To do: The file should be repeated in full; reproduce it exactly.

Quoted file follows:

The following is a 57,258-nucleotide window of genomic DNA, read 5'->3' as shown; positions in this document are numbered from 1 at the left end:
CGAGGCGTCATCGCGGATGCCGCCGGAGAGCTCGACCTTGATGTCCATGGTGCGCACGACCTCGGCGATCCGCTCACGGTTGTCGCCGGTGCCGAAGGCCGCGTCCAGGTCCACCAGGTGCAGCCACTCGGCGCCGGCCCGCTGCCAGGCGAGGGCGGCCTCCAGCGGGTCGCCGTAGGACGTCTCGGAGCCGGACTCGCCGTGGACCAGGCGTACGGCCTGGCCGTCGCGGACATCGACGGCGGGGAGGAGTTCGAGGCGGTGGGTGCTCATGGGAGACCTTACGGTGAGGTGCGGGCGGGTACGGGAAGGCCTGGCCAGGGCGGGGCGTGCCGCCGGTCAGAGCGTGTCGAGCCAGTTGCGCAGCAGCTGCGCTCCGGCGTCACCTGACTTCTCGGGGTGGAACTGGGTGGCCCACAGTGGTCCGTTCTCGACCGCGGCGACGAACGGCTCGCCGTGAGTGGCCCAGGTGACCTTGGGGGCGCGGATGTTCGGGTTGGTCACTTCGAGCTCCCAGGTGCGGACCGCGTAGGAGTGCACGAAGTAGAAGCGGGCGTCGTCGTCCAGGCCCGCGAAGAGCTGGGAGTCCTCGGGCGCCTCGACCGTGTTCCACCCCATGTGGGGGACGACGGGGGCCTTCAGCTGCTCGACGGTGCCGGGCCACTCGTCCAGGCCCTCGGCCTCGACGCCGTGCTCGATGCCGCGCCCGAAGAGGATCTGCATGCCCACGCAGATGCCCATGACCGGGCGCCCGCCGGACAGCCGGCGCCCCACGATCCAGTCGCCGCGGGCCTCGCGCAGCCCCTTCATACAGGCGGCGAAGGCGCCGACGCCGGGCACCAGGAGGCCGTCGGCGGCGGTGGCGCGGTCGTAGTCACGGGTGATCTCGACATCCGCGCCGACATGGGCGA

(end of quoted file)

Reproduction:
The following is a 57,258-nucleotide window of genomic DNA, read 5'->3' as shown; positions in this document are numbered from 1 at the left end:
CGAGGCGTCATCGCGGATGCCGCCGGAGAGCTCGACCTTGATGTCCATGGTGCGCACGACCTCGGCGATCCGCTCACGGTTGTCGCCGGTGCCGAAGGCCGCGTCCAGGTCCACCAGGTGCAGCCACTCGGCGCCGGCCCGCTGCCAGGCGAGGGCGGCCTCCAGCGGGTCGCCGTAGGACGTCTCGGAGCCGGACTCGCCGTGGACCAGGCGTACGGCCTGGCCGTCGCGGACATCGACGGCGGGGAGGAGTTCGAGGCGGTGGGTGCTCATGGGAGACCTTACGGTGAGGTGCGGGCGGGTACGGGAAGGCCTGGCCAGGGCGGGGCGTGCCGCCGGTCAGAGCGTGTCGAGCCAGTTGCGCAGCAGCTGCGCTCCGGCGTCACCTGACTTCTCGGGGTGGAACTGGGTGGCCCACAGTGGTCCGTTCTCGACCGCGGCGACGAACGGCTCGCCGTGAGTGGCCCAGGTGACCTTGGGGGCGCGGATGTTCGGGTTGGTCACTTCGAGCTCCCAGGTGCGGACCGCGTAGGAGTGCACGAAGTAGAAGCGGGCGTCGTCGTCCAGGCCCGCGAAGAGCTGGGAGTCCTCGGGCGCCTCGACCGTGTTCCACCCCATGTGGGGGACGACGGGGGCCTTCAGCTGCTCGACGGTGCCGGGCCACTCGTCCAGGCCCTCGGCCTCGACGCCGTGCTCGATGCCGCGCCCGAAGAGGATCTGCATGCCCACGCAGATGCCCATGACCGGGCGCCCGCCGGACAGCCGGCGCCCCACGATCCAGTCGCCGCGGGCCTCGCGCAGCCCCTTCATACAGGCGGCGAAGGCGCCGACGCCGGGCACCAGGAGGCCGTCGGCGGCGGTGGCGCGGTCGTAGTCACGGGTGATCTCGACATCCGCGCCGACATGGGCGA